Asset Allocation Weekly (October 27, 2017)

by Asset Allocation Committee

It is expected that over the next two weeks President Trump is going to appoint a new Federal Reserve Open Market Committee (FOMC) chair and vice chair.  In this report, we will build scenarios of how policy could change depending upon whom the president appoints.

This spreadsheet details our estimate of policy preference, with one being the most hawkish and five the most dovish.

(Sources: Federal Reserve, CIM)

The first column shows the members of the FOMC with the chair in green and vice chair in blue.  We have Fischer still on the roster even though he is now leaving.  The “all” column lists our estimates of policy bias.  The Fed has eight permanent voters—the seven governors and the New York Federal Reserve Bank (FRB) president.  The other 11 regional FRB presidents rotate into a voting position roughly every two to three years.  The last row shows the average of our hawk/dove rankings.  The current voting roster is more dovish than the FOMC as a whole.  Scenario #1 assumes no changes to the chair and vice chair roles, although we know that Fischer is leaving so this scenario is purely hypothetical.  This is to show that even with no changes at the governor level, next year’s voting roster would have been markedly more hawkish regardless, with an average ranking of 2.70 compared to the current ranking of 3.20.

Scenario #2 assumes Jerome Powell, a current governor, is appointed to chair with John Taylor as vice chair.  Powell’s seat is assumed to remain vacant for the foreseeable future, which leads to an even more hawkish FOMC, with an average of 2.33.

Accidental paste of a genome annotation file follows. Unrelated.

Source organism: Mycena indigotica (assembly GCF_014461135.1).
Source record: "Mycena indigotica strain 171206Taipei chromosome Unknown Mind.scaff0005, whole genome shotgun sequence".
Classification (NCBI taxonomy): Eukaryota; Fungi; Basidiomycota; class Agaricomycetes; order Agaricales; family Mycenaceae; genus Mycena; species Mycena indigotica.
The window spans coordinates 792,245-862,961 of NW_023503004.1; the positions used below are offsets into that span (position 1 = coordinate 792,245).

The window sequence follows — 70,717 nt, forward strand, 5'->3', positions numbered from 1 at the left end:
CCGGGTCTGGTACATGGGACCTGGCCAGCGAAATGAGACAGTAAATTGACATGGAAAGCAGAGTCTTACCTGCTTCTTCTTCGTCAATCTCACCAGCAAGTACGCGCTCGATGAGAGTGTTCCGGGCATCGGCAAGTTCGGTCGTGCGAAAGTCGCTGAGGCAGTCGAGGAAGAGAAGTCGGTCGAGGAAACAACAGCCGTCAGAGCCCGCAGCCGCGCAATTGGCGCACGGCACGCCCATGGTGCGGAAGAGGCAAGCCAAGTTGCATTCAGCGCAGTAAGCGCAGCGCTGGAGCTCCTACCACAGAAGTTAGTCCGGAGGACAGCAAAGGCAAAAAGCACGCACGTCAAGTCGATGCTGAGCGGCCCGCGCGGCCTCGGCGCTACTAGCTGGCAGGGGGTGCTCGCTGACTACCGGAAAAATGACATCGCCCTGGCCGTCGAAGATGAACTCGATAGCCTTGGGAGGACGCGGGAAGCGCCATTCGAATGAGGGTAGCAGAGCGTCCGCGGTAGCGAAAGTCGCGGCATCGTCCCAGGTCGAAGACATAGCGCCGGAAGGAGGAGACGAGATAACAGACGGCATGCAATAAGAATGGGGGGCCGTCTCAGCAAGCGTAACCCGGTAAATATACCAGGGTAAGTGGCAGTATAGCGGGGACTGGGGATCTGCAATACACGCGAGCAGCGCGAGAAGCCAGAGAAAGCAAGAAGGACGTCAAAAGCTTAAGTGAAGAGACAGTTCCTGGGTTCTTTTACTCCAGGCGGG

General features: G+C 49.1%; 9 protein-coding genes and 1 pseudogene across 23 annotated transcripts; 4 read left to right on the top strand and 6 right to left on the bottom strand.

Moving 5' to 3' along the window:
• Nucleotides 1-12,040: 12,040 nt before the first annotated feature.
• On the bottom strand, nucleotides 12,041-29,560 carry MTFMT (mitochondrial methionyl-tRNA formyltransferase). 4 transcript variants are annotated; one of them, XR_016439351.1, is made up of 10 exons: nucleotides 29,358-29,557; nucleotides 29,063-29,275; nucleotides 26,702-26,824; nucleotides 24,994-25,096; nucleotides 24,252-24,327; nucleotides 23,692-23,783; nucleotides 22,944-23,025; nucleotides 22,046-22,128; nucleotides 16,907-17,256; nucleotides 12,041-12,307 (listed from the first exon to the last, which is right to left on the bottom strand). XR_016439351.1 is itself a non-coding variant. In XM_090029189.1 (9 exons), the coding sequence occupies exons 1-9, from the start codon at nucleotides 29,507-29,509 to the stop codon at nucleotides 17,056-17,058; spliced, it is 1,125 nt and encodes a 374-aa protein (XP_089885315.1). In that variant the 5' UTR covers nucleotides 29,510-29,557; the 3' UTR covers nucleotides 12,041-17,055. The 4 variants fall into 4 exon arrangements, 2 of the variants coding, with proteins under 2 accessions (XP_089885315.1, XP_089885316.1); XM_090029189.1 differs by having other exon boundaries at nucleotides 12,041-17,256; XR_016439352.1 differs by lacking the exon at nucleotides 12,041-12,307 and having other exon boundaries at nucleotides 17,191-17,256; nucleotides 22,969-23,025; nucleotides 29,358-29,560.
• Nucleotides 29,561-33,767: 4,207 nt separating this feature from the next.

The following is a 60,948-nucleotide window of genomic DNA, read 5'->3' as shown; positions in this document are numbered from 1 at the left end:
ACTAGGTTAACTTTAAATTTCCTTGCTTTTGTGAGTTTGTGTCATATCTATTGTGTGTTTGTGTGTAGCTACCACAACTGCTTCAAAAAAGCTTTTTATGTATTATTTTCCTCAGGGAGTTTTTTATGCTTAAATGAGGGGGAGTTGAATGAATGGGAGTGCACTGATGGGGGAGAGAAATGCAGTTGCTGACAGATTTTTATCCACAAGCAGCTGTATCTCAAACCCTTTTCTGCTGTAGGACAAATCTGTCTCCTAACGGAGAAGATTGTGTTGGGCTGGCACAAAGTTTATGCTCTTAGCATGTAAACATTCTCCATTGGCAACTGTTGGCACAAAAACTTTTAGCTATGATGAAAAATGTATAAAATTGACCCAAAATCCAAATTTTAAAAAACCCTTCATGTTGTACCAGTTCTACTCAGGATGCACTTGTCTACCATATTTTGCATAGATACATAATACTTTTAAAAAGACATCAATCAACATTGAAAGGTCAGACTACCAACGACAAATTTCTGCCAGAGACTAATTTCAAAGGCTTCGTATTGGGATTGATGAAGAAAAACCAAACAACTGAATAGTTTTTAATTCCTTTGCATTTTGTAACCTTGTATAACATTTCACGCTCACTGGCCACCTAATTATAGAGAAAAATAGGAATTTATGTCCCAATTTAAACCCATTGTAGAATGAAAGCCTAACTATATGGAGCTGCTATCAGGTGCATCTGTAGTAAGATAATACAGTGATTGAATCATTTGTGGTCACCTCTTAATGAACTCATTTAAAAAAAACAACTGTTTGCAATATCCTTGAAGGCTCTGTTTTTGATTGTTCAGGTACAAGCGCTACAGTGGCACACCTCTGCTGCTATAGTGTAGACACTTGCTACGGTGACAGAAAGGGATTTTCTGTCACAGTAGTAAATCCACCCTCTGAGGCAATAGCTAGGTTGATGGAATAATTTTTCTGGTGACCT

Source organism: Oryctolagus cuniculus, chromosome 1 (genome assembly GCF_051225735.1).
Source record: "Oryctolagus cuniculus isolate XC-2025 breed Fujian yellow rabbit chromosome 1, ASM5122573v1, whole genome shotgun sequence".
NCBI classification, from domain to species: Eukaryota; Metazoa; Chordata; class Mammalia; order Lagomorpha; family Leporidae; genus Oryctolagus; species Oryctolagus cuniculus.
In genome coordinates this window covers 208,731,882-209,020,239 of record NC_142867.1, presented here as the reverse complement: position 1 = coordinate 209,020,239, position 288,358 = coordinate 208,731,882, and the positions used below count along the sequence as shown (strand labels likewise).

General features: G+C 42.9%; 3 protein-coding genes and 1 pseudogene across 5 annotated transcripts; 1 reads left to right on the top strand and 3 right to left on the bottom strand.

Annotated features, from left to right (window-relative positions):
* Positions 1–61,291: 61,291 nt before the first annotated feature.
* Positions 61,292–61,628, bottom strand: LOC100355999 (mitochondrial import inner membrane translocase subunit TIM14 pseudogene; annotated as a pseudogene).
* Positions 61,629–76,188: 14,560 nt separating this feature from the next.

Interestingly enough, the FOMC voters are just about as hawkish under the next most likely scenario, with John Taylor as chair and Kevin Warsh as vice chair (Powell remains as a governor).  Finally, if Trump re-appoints Yellen but adds Taylor as vice chair, the average is 2.40; again, not a significant change in policy stance.

So, what is the most likely outcome?  Currently, Powell is considered the front-runner[1] and would be the safest candidate.  He is a moderate like Yellen and would probably maintain the current arc of policy.  According to reports, President Trump had a good meeting with John Taylor and he might select him for vice chair.  There is no indication at this point who would be selected to fill out the rest of the three open seats if Powell is appointed.  It’s possible that Kevin Warsh could be offered one as a consolation prize but, for now, we would not expect the remaining vacancies to be filled until much later in 2018.

The bottom line is that next year’s FOMC will take on a decidedly more hawkish stance due mostly to the hawkish lineup of regional bank presidents.  This is a factor that will affect our outlook for next year.

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